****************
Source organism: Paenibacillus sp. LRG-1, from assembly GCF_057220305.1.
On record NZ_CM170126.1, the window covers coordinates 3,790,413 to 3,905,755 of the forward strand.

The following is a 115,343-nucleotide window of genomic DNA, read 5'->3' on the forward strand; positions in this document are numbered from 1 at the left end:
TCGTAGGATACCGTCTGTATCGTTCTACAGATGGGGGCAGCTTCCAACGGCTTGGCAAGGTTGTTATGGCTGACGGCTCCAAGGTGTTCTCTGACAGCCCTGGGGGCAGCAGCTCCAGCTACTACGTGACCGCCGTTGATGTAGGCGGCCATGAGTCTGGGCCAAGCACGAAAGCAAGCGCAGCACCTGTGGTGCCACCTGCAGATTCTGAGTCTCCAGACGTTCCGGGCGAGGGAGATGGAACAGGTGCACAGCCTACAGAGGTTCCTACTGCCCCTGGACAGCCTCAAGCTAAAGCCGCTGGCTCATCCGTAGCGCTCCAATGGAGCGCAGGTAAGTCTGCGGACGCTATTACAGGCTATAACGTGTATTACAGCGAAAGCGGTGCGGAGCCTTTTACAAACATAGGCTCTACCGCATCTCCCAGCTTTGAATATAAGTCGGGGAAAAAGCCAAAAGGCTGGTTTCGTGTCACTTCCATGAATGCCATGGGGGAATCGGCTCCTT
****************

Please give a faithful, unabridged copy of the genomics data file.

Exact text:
Source organism: Paenibacillus sp. LRG-1, from assembly GCF_057220305.1.
On record NZ_CM170126.1, the window covers coordinates 3,790,413 to 3,905,755 of the forward strand.

The following is a 115,343-nucleotide window of genomic DNA, read 5'->3' on the forward strand; positions in this document are numbered from 1 at the left end:
TCGTAGGATACCGTCTGTATCGTTCTACAGATGGGGGCAGCTTCCAACGGCTTGGCAAGGTTGTTATGGCTGACGGCTCCAAGGTGTTCTCTGACAGCCCTGGGGGCAGCAGCTCCAGCTACTACGTGACCGCCGTTGATGTAGGCGGCCATGAGTCTGGGCCAAGCACGAAAGCAAGCGCAGCACCTGTGGTGCCACCTGCAGATTCTGAGTCTCCAGACGTTCCGGGCGAGGGAGATGGAACAGGTGCACAGCCTACAGAGGTTCCTACTGCCCCTGGACAGCCTCAAGCTAAAGCCGCTGGCTCATCCGTAGCGCTCCAATGGAGCGCAGGTAAGTCTGCGGACGCTATTACAGGCTATAACGTGTATTACAGCGAAAGCGGTGCGGAGCCTTTTACAAACATAGGCTCTACCGCATCTCCCAGCTTTGAATATAAGTCGGGGAAAAAGCCAAAAGGCTGGTTTCGTGTCACTTCCATGAATGCCATGGGGGAATCGGCTCCTT